Black holes and other strange phenomena – will Entrepreneur’s Relief survive?

Don’t worry: a legal blog hasn’t morphed into something that Professor Brian Cox might write (although, if they re-run it, I do recommend the Astrophysics of Light evening class run by St Andrews University). No: it is financial black holes that interest me here.

There was a good article in the April 27th edition of the Economist (A Form 10-K for America’s government) which in turn talked about Steve Ballmer’s USAFacts website. One of the themes is to treat the US government as a company and see what the results looked like. And if it works in the US….

In Britain, there are increasing and vociferous calls and claims on the income that Britain Inc has. The cash out includes both revenue items (such as pension payments, NHS costs and so on) and capital items (such as infrastructure spending and debt repayments). The cash in comes from taxation in all of its forms. But one major (and really rather worrying) difference between UK Inc and your business is the lack of any real accruals. The major example relates to pensions: a 35 year old pays taxes now with the promise of a pension some time after they are 65 (whatever the rules then are). But, today’s income is being used to pay today’s pensioners – not put to one side for the 35 year olds. Their pensions will depend on the people who are now babies paying enough tax to fund those pensions. Put another way, those pensions are completely unfunded: black hole # 1.

Less worrying but more imminent is black hole # 2. Assuming that the Conservatives are re-elected next month (and even I might put some money on that) then they will attempt to balance the current books of UK Inc (including some debt repayment).That’s going to be tough, and at its simplest they will have to (a) cut more (and that will be hard); (b) tax more (and that will be unpopular – but do watch the manifestos); and/or (c) not repay debt (and what does that do to credit ratings?). It’s (b) that I am most interested in here: the potential tax black hole.

We saw in the budget and subsequent about-turn that the Chancellor was trying to raise some of the less obvious taxes in order to plug gaps. The National Insurance paid by the self-employed and tax free dividend income were two targets before “her next door” called the election. But after the election, the new manifesto will be in place; the government will have five years (I assume) to get over any problems caused by changes now; and the black hole still needs filled. And, from the point of view of our clients, the tax – more properly a relief – that worries me most is Entrepreneur’s Relief.

Many of you will know that, subject to meeting qualification requirements, you can sell your business and pay CGT of 10% on the next proceeds. Short of dying, that’s the lowest tax rate in the UK. It encourages people to build up value in their business, keep it in the business and then realise the benefit on sale. But – is that 10% rate tempting? What if it were raised to, say, 15%? The business community would complain, but at 15% it would still be a low rate; it would help the “just about managing” families (who seem to have dropped off the radar); and if a “rich” business person sold their business for £1M and ended up with £850K and not £900K – who are they to complain?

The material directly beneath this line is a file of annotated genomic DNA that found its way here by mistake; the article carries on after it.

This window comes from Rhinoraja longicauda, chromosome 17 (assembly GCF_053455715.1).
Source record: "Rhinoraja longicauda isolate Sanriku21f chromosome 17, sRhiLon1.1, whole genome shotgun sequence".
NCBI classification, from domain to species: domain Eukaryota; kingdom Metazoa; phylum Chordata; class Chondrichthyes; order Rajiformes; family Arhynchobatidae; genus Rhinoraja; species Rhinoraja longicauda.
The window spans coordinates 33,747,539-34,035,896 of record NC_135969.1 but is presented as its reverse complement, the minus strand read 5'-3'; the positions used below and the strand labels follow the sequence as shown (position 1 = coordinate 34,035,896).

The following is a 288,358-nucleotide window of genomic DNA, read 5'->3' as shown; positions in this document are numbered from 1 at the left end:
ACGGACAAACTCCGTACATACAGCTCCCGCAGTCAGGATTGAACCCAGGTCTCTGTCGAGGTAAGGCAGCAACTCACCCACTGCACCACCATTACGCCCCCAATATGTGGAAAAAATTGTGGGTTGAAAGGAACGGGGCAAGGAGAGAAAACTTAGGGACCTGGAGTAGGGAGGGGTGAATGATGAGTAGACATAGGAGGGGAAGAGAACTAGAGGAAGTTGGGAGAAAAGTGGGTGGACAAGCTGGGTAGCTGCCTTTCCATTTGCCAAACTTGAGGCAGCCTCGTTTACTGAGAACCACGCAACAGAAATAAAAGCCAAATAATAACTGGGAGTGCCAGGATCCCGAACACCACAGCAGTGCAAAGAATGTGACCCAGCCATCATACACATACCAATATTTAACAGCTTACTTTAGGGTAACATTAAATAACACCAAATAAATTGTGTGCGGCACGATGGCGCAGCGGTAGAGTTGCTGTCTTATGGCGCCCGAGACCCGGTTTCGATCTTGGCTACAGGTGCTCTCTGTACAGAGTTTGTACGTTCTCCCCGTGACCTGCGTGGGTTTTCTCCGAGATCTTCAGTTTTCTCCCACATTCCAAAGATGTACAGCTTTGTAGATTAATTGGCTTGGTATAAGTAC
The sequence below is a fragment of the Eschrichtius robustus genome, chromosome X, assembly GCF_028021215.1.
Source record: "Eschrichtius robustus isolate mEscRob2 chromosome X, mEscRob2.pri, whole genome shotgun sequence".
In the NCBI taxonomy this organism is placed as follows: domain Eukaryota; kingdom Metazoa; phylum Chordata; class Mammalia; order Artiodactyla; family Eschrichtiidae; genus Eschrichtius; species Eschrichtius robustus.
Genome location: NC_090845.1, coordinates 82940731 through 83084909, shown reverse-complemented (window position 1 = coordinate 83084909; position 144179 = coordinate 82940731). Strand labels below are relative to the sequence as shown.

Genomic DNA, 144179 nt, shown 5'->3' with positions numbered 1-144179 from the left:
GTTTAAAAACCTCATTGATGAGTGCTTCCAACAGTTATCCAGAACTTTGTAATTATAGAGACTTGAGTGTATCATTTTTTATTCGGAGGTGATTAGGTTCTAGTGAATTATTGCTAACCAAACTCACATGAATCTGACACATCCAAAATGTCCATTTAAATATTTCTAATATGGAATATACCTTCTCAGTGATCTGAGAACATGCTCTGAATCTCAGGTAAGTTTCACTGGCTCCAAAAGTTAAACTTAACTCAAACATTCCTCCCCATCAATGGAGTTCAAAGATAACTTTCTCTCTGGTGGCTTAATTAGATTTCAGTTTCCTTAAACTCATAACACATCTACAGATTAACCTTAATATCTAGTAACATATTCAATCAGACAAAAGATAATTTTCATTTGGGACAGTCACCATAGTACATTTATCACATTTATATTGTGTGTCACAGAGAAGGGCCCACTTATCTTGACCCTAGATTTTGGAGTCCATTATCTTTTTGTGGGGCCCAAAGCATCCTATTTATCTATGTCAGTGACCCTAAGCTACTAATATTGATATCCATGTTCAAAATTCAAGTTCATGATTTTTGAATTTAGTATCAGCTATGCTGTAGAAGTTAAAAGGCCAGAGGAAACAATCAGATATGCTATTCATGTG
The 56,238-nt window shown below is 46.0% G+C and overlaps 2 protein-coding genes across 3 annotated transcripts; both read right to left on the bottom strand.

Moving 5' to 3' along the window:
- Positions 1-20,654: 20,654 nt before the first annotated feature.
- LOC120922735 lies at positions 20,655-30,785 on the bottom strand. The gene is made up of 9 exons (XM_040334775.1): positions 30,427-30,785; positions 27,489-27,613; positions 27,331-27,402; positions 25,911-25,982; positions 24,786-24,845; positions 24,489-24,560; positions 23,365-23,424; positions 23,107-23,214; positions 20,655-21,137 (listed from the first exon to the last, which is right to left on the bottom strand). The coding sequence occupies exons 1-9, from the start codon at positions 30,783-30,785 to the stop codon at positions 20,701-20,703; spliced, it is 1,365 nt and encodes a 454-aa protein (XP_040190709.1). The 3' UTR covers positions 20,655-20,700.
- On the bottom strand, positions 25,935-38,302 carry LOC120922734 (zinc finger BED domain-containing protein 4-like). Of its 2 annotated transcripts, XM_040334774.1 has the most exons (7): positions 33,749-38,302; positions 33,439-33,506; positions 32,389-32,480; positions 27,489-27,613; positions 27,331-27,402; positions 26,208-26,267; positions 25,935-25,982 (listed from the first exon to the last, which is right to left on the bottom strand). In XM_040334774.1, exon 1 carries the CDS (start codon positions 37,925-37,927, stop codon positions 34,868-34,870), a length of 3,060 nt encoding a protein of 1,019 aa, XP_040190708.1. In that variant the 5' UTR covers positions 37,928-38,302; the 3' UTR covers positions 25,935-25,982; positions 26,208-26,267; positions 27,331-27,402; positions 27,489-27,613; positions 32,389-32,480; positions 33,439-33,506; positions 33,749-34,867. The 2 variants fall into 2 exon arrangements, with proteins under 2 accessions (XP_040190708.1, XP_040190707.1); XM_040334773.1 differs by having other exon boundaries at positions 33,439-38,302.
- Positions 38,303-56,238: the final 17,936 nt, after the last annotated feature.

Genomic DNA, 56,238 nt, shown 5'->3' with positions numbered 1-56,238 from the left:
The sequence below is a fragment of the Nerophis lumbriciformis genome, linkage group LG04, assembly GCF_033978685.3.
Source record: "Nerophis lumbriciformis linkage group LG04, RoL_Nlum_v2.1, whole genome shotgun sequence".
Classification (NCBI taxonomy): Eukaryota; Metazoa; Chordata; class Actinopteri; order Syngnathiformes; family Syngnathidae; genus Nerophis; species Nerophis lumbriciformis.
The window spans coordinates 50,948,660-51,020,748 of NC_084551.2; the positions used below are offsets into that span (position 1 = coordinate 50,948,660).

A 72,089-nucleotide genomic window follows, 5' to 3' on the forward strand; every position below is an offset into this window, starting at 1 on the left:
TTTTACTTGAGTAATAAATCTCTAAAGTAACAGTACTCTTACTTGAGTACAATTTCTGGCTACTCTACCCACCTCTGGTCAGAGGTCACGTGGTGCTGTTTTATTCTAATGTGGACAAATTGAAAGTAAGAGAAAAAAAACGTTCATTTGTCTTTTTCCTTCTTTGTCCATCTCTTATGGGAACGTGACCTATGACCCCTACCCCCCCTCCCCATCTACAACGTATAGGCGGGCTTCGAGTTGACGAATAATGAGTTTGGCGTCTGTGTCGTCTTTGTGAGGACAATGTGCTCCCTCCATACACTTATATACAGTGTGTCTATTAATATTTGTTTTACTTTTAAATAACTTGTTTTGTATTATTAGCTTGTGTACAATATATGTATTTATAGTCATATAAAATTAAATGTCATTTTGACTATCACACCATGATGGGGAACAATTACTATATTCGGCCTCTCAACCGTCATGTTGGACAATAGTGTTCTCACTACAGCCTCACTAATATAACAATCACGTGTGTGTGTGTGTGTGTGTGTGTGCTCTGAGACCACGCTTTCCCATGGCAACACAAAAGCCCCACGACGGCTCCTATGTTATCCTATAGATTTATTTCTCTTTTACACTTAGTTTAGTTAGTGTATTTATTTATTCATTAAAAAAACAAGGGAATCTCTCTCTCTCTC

So – where am I going with all of this? Entrepreneur’s Relief results in a low CGT rate and that has been the case for some time. It may be just too tempting a target for the Chancellor. Therefore, there must be a real risk of an increase in the effective rate in the next budget, whenever that is. We would never recommend disposing of a business for purely taxation reasons, but it is part of the mix: what will be your net proceeds of sale now compared with next year? If you are thinking about selling in the near future, have a good think – now.

Back to the real black holes. As I understand it (and my understanding is sketchy despite trying really hard) at time zero, everything in the universe – matter, energy, the whole damn lot – was in a super-concentrated small ball. At least, that’s how I imagined it. The big bang happened and, after an infinitesimally small gap, the universe started expanding broadly in terms of the rules about gravity and so on that we now know about. Today’s question is this: if the universe only started with the big bang, where was the black hole before the big bang? Answers, on a postcard……

Office and meeting rooms

We are re-arranging our space within our Dunfermline office at Crescent House from 15 May 2017. What does this mean for you?

  • our address, phone numbers, etc will remain unchanged, but
  • all future meetings will take place on the ground floor rather than the first floor, so
  • you’ll be directed to turn right at reception next time you visit us!

We look forward to welcoming you in our new meetings rooms soon.